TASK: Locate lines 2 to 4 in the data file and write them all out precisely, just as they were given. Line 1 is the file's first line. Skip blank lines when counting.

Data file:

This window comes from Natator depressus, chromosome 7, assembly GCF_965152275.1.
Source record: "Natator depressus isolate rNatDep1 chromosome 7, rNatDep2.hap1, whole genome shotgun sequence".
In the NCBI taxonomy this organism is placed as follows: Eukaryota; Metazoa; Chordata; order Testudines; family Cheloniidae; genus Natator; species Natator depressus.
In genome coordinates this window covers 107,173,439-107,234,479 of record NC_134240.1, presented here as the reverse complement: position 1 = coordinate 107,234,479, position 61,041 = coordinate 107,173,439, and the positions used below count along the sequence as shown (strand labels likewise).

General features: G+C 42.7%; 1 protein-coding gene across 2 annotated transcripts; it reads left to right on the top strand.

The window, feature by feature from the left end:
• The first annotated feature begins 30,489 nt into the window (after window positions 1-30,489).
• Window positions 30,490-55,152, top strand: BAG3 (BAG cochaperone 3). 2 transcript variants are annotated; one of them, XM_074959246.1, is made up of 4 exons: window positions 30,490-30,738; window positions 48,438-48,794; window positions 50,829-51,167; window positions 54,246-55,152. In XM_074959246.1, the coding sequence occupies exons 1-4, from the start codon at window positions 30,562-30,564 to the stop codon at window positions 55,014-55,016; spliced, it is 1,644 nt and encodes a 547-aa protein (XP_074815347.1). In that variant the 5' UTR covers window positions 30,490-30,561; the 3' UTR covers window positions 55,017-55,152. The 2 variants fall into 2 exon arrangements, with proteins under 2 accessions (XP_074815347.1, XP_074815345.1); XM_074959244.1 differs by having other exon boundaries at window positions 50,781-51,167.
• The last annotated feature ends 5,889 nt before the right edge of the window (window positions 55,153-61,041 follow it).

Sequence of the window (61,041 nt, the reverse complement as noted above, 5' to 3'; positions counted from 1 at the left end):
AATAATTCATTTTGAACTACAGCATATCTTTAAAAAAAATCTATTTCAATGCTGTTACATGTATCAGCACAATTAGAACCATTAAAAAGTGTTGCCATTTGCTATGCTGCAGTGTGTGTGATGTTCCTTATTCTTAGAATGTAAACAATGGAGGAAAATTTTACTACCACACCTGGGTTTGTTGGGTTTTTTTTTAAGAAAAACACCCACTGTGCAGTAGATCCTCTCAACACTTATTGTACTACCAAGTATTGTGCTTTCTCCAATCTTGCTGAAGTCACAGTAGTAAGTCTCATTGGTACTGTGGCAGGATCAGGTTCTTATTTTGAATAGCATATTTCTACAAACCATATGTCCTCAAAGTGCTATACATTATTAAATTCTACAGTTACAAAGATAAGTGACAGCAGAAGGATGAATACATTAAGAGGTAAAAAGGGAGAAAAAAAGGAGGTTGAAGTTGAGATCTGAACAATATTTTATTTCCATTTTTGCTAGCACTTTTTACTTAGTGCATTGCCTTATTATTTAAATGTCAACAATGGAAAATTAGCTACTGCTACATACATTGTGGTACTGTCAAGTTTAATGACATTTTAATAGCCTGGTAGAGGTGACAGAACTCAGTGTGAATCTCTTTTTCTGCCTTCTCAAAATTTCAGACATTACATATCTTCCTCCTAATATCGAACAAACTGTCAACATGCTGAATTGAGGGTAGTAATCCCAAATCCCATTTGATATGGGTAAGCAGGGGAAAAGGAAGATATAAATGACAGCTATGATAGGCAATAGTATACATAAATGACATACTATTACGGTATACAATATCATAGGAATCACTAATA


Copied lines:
Source record: "Natator depressus isolate rNatDep1 chromosome 7, rNatDep2.hap1, whole genome shotgun sequence".
In the NCBI taxonomy this organism is placed as follows: Eukaryota; Metazoa; Chordata; order Testudines; family Cheloniidae; genus Natator; species Natator depressus.
In genome coordinates this window covers 107,173,439-107,234,479 of record NC_134240.1, presented here as the reverse complement: position 1 = coordinate 107,234,479, position 61,041 = coordinate 107,173,439, and the positions used below count along the sequence as shown (strand labels likewise).